Nicola Sturgeon reveals secret WhatsApp messages with Alex Salmond not heard at sexual misconduct inquiry

First minister says it is ‘age-old’ issue of ‘man accused of misconduct against woman’ and woman who ‘ends up answering for them’

Daisy Lester
Monday 12 October 2020 20:59
Nicola Sturgeon reveals WhatsApp messages with Alex Salmond not heard at inquiry

Scotland’s first minister, Nicola Sturgeon, has responded to claims that she withheld WhatsApp messages exchanged with Alex Salmond from the inquiry into sexual harassment allegations made against him.

In an interview with Sky News, Ms Sturgeon read out the previously unheard messages which were sent the week of 5 November 2017, following the publication of The Daily Mail report alleging misconduct by Salmond.

Ms Sturgeon said it was an “age-old” issue of a “man accused of misconduct against woman” with a woman who “ends up answering for them”.

The first minister claimed she asked in the messages when Mr Salmond would be free to speak with her regarding the report and said the exchange was “hardly a big revelation”.

She added that the former first minister was “clearly angry with me” for not covering up any allegations of sexual harassment and that she understood Mr Salmond would rather have people believe there “was a big conspiracy against him”.

Reading out the messages in a bid to dispel claims that she covered for Mr Salmond, Ms Sturgeon acknowledged that the messages made “oblique reference” to claims of inappropriate conduct by her predecessor.

The SNP leader has previously said she released all relevant evidence to the Holyrood investigation into the allegations. When asked on Sunday about the messages, Ms Sturgeon said she had “nothing to hide”.

The interview with Sky News follows a report on Saturday in The Times that said Mr Salmond’s lawyers were accusing Ms Sturgeon of withholding messages and evidence.

Scottish Conservative MSP and committee member Murdo Fraser said: “The scandal-ridden SNP are openly feuding while the Scottish public wait for answers about when Nicola Sturgeon first became aware of Alex Salmond’s alleged behaviour.”

He added: “Forgetful Nicola Sturgeon also managed to find secret messages between her and Alex Salmond that she withheld from the Holyrood committee. The question remains: what else is she hiding?”

Ms Sturgeon claimed she was “setting up a conversation” in order to discuss the enquiry by Sky News in 2017 which alleged Mr Salmond had behaved inappropriately towards female staff at Edinburgh airport.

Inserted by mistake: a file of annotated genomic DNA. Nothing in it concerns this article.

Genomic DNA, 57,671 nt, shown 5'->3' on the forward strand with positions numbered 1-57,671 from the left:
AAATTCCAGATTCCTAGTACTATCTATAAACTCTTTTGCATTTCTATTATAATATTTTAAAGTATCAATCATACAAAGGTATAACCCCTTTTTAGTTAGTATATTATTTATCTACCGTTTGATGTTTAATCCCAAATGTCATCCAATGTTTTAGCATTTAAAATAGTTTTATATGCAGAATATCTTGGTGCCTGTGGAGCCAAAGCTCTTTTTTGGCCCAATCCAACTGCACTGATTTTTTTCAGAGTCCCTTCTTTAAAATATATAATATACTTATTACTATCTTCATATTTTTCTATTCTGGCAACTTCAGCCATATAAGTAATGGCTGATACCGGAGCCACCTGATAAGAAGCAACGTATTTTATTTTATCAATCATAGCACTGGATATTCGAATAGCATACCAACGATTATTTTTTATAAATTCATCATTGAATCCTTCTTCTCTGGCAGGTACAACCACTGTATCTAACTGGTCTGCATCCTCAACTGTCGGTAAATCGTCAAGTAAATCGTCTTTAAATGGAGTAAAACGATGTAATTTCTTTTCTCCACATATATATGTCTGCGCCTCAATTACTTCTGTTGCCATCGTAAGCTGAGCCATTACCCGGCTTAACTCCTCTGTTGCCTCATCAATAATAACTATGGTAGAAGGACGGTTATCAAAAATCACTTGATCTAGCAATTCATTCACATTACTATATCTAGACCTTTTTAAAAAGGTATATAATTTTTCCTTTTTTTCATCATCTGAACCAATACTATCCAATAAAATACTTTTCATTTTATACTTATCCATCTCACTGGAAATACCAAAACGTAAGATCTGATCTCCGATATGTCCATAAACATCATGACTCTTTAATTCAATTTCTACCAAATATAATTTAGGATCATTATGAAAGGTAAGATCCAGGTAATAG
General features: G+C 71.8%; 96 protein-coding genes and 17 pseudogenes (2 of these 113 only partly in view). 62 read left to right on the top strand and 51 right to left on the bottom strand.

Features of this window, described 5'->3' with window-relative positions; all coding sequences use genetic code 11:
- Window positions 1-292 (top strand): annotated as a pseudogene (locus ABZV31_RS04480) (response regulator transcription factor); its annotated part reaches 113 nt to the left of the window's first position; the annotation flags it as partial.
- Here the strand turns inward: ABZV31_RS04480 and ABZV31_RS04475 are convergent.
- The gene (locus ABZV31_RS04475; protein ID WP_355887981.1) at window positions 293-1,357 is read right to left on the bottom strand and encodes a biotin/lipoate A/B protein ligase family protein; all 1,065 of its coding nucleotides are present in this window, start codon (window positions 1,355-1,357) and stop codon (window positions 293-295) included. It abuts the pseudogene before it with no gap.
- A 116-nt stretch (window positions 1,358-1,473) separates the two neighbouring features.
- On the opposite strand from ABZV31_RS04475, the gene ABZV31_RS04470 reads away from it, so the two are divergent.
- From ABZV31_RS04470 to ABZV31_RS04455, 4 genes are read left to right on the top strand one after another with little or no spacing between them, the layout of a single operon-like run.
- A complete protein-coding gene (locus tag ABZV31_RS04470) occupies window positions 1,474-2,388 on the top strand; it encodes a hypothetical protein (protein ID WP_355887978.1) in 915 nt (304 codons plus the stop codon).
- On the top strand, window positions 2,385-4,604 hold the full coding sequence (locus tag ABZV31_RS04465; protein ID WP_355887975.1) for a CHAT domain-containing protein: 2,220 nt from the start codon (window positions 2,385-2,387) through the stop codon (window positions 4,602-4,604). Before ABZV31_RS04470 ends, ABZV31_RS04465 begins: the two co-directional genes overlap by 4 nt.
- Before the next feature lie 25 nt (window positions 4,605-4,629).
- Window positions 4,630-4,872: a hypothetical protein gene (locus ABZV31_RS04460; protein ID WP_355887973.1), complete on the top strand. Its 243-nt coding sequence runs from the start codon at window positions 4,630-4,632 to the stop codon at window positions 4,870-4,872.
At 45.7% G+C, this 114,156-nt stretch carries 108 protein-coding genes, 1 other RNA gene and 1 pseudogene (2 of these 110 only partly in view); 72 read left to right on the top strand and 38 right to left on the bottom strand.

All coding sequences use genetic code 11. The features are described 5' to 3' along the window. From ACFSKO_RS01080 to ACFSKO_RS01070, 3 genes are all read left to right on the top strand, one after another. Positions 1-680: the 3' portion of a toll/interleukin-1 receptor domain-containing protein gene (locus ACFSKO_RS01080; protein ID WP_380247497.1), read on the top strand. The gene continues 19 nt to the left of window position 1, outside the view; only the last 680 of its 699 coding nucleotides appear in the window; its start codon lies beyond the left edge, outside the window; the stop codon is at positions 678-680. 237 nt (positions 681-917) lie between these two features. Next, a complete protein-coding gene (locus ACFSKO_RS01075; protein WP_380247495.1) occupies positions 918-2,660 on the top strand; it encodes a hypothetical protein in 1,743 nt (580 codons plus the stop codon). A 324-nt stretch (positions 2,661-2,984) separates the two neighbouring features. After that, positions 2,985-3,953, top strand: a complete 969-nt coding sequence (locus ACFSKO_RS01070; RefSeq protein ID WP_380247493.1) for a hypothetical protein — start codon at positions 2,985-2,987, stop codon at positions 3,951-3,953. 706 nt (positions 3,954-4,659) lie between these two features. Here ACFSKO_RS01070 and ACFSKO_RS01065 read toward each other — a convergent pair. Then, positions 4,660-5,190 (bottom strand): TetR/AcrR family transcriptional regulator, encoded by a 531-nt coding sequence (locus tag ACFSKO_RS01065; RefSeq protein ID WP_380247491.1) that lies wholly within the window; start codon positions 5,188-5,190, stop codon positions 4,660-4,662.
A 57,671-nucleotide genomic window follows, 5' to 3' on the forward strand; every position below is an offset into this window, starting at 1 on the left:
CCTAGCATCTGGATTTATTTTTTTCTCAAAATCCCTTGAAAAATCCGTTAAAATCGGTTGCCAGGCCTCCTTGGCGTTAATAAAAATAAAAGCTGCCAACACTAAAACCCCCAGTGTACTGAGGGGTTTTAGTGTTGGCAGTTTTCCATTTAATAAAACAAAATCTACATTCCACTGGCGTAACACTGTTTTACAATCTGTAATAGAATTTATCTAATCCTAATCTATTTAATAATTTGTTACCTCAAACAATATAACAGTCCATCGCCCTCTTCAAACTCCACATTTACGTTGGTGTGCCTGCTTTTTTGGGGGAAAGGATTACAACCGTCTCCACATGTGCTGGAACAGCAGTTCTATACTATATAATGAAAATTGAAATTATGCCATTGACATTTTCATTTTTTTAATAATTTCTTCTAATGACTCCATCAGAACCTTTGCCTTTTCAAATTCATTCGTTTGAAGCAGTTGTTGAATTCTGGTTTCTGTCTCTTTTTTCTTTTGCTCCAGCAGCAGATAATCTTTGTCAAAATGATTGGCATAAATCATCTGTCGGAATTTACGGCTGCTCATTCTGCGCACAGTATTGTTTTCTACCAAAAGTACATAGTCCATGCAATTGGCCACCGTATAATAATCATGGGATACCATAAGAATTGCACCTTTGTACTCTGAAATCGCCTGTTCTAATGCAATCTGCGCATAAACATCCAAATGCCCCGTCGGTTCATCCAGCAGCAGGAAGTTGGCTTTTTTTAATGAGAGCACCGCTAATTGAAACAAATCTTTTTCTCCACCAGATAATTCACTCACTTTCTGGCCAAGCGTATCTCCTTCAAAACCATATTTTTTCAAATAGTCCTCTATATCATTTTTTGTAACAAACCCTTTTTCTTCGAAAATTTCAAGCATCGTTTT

She said: “Around about the time I spoke to [Mr Salmond] about the Sky News query, I sent him a message on 5 November saying, ‘Hi, when you free to speak this morning?’ He replies saying ‘10am’.

She added: “That’s when I asked him, ‘What is this Sky thing?’”

“I go back to him later that day to say, ‘Any developments?’

“The next day, I say, ‘You free for a word?’

She concluded: “So I was setting up a conversation that I have told the parliamentary inquiry about.”

The messages also suggested that Mr Salmond did not inform Ms Sturgeon that he was preparing to start hosting a show on the pro-Kremlin broadcaster Russia Today.

She said: “Later that week, incidentally, I messaged him to say, ‘No wonder you didn’t want to tell me’. That’s just after I find out that he’s agreed to host a regular show on Russia Today, and it reflects my incredulity at that decision.”

The first minister added: “In a political sense ... [I] was confronted with the reality that my predecessor – my mentor of 30 years, somebody I considered a friend … was facing serious allegations of sexual misconduct.”

Mr Salmond was acquitted of 13 charges of sexual assault, attempted rape and indecent assault at the high court in Edinburgh in March and denies all the allegations made against him.

The legal battle that followed saw Mr Salmond win £500,000 in legal fees when the Court of Session in Edinburgh ruled a Scottish government investigation into his conduct was unlawful.

A Scottish parliament inquiry was launched and began hearing evidence into how the Scottish government dealt with the allegations and lost the judicial review.

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